Review: MAD MEN Season 3

By: Aleks Chan

Watching MAD MEN, AMC’s buzzing drama set in the hustle of a 1960s ad agency, is like gazing at a meticulously designed museum display – so gorgeously detailed by curator by ex-SOPRANOS scribe Matthew Weiner, half of the show’s charm is in the visual wonder of its setting and characters. You could stare at a still shot, like the ones in this Vanity Fair spread, and be completely enraptured by its remarkable talent for being seductive, perceptive, soapy, and cerebral – sometimes all at once.  

But just because it’s pretty doesn’t mean it’s a lightweight: In the third season premiere alone, its brooding, mysterious hero Don Draper (the steadily smooth Jon Hamm) is seeing visions of his birth as his pregnant, caged bird wife (the always poised and deft January Jones), waits in the other room. The next day he travels with closeted art director Salvatore (Bryan Bratt) to Baltimore, where a dinner date with their flight attendants ends with them half-naked on the street.  

At Sterling Cooper, the ad agency where Don and Sal sip cocktails in their lavishly furnished offices, their new British owners are moving in, kicking a third of their staff out – something not entirely unheard of in Our Troubled Times. But what’s happening to Sterling Cooper isn’t the recession – it’s a revolution percolating at the seams. Not far off is Betty Friedan’s The Feminine Mystique, the Beatles, Martin Luther King Jr.’s arrest, and the assassination of JFK.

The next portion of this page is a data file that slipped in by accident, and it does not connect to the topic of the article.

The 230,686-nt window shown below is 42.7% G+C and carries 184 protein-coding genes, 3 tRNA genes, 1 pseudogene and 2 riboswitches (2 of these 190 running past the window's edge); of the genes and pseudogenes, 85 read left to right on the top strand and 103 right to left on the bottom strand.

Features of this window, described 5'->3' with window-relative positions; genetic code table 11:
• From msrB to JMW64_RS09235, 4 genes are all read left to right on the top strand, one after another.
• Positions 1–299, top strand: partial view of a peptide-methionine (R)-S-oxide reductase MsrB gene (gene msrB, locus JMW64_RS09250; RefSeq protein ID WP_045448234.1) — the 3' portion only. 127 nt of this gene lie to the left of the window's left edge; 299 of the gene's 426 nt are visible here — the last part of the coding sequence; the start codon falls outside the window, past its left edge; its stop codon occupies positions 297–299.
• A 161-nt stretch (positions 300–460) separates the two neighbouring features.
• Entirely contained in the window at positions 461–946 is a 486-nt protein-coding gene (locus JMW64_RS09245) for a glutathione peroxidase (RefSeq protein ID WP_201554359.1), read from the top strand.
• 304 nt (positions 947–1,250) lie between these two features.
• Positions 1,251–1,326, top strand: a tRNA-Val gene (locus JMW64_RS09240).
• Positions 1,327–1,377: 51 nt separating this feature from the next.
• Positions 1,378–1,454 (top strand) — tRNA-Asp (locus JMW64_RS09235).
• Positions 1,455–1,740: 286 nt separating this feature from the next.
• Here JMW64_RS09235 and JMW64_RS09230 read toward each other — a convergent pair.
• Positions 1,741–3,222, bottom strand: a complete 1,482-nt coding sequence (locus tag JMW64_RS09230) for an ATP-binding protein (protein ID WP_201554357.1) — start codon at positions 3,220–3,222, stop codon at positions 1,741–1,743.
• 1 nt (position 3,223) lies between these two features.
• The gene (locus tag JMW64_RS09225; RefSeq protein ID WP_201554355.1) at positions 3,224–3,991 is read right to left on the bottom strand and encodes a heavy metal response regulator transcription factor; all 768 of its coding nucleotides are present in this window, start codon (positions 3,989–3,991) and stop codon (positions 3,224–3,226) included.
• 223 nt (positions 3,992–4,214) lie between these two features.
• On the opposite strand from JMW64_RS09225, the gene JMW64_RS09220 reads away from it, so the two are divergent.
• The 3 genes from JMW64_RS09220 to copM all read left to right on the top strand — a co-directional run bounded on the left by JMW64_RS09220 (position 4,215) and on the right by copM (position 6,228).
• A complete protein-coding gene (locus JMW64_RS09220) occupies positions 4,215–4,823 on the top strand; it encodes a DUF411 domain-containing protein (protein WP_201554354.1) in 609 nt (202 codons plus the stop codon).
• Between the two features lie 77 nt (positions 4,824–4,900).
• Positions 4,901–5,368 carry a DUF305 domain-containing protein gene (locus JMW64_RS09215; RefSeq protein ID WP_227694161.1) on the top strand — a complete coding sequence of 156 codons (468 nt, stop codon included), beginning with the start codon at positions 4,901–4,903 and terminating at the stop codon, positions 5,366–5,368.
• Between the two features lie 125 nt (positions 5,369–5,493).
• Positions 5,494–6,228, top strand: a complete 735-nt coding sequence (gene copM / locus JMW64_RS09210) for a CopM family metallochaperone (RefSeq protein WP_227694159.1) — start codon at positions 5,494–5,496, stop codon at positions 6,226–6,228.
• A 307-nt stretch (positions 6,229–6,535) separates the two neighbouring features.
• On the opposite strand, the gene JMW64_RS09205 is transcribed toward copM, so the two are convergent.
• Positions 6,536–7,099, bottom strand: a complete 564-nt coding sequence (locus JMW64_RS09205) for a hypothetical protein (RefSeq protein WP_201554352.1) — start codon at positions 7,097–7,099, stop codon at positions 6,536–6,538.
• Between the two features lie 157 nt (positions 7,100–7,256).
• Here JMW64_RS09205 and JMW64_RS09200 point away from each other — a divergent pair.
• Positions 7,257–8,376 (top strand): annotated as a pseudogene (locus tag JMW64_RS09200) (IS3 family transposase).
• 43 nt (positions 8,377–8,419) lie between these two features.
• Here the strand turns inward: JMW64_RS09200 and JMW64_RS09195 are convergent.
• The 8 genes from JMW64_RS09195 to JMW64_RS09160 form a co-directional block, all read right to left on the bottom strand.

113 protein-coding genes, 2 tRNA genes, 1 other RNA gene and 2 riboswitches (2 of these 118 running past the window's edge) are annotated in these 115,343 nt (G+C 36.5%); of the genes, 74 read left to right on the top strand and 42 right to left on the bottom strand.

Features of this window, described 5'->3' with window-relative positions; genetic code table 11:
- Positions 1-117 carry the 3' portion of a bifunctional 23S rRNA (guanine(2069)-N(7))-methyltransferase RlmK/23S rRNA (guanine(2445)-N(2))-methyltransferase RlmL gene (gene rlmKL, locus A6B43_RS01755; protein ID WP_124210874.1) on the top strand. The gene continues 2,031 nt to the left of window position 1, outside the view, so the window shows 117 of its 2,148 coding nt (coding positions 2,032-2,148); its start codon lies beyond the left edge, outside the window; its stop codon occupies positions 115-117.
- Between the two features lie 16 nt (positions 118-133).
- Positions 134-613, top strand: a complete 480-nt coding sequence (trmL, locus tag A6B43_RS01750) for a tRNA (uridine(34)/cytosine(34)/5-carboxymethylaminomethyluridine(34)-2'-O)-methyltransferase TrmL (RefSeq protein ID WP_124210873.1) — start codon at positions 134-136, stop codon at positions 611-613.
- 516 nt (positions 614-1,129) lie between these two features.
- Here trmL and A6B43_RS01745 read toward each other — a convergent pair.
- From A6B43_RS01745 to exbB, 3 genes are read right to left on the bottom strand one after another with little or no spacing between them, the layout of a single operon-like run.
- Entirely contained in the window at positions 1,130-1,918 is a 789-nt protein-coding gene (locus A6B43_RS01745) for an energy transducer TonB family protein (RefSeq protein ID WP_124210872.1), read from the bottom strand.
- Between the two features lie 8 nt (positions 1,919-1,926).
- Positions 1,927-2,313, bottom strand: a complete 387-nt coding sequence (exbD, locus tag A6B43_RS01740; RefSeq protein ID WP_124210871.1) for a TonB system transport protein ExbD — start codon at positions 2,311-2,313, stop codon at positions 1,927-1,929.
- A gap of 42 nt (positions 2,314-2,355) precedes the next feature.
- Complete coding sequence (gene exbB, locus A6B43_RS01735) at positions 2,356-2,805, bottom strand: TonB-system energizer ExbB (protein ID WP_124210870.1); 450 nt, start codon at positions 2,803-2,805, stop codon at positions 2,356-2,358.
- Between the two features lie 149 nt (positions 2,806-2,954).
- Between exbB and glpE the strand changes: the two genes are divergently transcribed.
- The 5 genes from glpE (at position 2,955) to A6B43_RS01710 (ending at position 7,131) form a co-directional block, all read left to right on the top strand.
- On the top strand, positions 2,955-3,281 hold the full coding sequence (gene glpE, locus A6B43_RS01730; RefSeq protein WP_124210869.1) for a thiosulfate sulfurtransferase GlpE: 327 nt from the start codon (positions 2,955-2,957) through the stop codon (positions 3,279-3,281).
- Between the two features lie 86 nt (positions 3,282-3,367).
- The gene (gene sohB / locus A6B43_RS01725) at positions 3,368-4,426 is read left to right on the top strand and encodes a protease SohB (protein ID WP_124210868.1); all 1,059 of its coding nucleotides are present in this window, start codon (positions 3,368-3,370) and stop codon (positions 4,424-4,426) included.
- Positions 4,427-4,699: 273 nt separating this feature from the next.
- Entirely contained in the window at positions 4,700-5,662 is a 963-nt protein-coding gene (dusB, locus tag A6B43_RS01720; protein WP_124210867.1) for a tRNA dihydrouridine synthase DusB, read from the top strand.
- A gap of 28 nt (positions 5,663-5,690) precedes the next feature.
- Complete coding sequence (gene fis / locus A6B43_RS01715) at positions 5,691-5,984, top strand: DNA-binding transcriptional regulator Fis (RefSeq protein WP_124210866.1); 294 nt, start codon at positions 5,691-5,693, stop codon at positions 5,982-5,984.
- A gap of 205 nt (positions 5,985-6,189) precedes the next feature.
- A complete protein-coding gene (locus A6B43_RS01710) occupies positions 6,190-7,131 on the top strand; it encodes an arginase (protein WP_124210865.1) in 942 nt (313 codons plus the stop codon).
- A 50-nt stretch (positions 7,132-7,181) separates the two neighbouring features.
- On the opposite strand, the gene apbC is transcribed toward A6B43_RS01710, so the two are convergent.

Part of the drama is the tragic irony – office empress Joan (Christina Hendricks) assimilates into her expected role as a housewife after being raped by her husband just as the counterculture that could liberate her waits around the corner; rising copywriter Peggy (Elizabeth Moss), who had a baby, was ogled by her co-workers, and came this close to a romantic relationship with a priest, is beginning to dominate in a man’s world that hasn’t revealed a heroine she can relate to.  

Yes, season three is shaping to be the season of Change, resonating with viewers and the impeccable cast; it works as a swank telling of the shape of things to come. Don, master orator with the ability to practically smolder with his steely gaze, opines over his soon to be harried Baltimore evening: “I keep going to a lot of places and ending up somewhere I’ve already been.” MAD MEN is as deeply rooted in 2009 as it is in the last 50 years, and it’s beautiful, rich trip. Grade: A-

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